Dr. Xiuxia Du, an Associate Professor of Bioinformatics at UNC Charlotte’s College of Computing and Informatics (CCI), has been awarded a National Institutes of Health (NIH) Cooperative Agreement Award (U01) as the Principal Investigator (PI) to develop metabolomics data analysis and interpretation tools.
Metabolomics is the comprehensive study and analysis of small molecules, commonly known as metabolites, within cells, biofluids, tissues, or the entire organism. It is estimated that we humans contain thousands of metabolites. They not only keep us healthy but are also important indicators of diseases when we are sick. The function of many of these metabolites are currently unknown. An understanding of what they do and how they do it will inform us what preventative measures we can take to stay healthy and enable early diagnosis of diseases.
Mass spectrometers coupled with chromatography is the primary analytical instruments that scientists use to detect metabolites in metabolomics studies. The capabilities of these instruments have far surpassed our ability to make sense of the mass spectrometry data they generate.
Du’s work is in the development of algorithms and software tools for accurately extracting metabolite information from mass spectrometry-based metabolomics data. It is a critical piece of solving one of the grand challenges of modern science: how genotype (DNA) controls phenotype. Roughly speaking, DNA is used to produce RNA, which gives instructions to generate proteins, which control metabolism. We have cheap, accurate, and relatively easy ways to characterize DNA, RNA, and proteins, but interpreting the mass spectra of metabolites is a vexing problem.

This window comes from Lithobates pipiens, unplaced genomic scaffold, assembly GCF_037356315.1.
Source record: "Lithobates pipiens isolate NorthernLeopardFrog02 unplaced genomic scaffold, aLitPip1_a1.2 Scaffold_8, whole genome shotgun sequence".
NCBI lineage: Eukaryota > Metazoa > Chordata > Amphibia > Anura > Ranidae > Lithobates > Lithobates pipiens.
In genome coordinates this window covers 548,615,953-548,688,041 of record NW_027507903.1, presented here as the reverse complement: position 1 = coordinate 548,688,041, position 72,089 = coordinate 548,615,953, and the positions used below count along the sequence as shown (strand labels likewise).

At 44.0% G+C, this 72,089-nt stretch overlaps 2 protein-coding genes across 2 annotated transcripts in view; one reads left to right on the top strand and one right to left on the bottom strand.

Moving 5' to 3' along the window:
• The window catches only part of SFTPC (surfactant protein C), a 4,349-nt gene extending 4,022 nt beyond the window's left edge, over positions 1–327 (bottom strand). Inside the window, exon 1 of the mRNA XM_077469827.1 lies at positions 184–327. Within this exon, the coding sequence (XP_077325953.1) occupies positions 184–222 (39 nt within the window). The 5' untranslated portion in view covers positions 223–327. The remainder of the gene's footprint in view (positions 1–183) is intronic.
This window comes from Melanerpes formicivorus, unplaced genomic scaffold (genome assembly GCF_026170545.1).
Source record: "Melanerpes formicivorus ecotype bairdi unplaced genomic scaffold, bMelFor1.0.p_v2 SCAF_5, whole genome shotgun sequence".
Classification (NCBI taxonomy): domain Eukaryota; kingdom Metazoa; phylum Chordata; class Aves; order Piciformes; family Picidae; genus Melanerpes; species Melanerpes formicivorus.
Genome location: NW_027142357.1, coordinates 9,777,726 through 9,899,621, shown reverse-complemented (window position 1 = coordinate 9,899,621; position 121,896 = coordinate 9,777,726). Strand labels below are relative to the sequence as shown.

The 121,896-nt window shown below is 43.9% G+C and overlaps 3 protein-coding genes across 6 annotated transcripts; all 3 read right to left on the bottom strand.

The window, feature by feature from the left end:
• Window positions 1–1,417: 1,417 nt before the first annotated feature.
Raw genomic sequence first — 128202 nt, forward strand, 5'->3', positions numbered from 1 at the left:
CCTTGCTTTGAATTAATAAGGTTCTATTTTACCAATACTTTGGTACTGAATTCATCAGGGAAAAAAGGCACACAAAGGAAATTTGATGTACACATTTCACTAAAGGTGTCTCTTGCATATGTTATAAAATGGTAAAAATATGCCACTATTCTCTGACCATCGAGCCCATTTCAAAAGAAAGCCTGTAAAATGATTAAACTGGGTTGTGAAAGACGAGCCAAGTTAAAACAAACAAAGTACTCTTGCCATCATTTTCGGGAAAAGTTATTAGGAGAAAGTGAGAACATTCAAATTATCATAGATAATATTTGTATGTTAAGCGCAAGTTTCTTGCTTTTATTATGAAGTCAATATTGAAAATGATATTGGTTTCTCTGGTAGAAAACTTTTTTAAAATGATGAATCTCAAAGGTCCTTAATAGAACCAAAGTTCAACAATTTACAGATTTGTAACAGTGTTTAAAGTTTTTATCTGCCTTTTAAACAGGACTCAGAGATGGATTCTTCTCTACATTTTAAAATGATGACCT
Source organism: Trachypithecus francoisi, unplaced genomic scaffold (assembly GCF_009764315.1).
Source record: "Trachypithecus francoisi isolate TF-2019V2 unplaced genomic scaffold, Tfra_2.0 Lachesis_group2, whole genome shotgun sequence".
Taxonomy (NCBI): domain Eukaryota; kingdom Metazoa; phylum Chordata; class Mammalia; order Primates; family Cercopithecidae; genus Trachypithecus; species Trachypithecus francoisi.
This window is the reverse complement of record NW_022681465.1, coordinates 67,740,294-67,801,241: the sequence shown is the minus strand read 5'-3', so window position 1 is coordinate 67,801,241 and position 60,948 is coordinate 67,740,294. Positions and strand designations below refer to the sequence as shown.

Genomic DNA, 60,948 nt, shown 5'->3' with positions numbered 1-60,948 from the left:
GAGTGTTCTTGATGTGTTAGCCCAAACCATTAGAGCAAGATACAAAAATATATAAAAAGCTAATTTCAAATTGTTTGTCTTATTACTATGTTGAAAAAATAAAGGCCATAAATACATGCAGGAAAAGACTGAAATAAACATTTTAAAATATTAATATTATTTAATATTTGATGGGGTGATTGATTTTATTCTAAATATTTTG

“As a result of this funding,” Du says, “researchers will have a more accurate and robust software tool to detect chemicals in their biological samples.” The significance of this on a global scale is difficult to predict, but in devoting more than $1.35M in a single grant to the cause, the NIH believes it will be substantial. The resulting software tools will allow biologists and chemists to better detect good and bad chemicals in biological samples (blood, urine, tissue, etc.) and address an age-old question in the study of these biological samples: what chemicals are in there and how they make us healthy or sick.
Because metabolomics forms the intersection between genetic pre-dispositions and environmental influences – the nature-nurture balance – its study is key to gaining a better understanding of how genes function and using that knowledge in the discovery of new benefits to our health. Dr. Du’s work greatly facilitates this discovery process that will eventually lead to the discovery of genetic markers for the incidence, transmission and severity of previously unknown or misunderstood diseases. Any time researchers are able to study something in our biology that had been previously unknown or misunderstood, we learn more about what keeps us healthy and what makes us sick.
Dr. Du’s software tool is intended to process data from a wide range of analytical instruments. “I will collaborate with three researchers: Dr. Susan Sumner at UNC-Chapel Hill, Dr. Stephen Barnes from University of Alabama at Birmingham, and Dr. Corey Broeckling at Colorado State University,” Du says. “Each of these collaborators directs a metabolomics core facility at his/her institution and will test the software that my group develops. This collaboration makes extensive testing of the software tool possible.”
Dr. Du’s award is one of seven awards that the NIH Common Fund Phase II Metabolomics Program has funded for developing Metabolomics Data Analysis and Interpretation Tools. The other six awarded principal investigators are from much better funded and more prestigious programs in the United States (see chart below). As a critical member of this Phase II program, Dr. Du will work across institutional and geographic lines and actively build additional collaborations for the success of the program.
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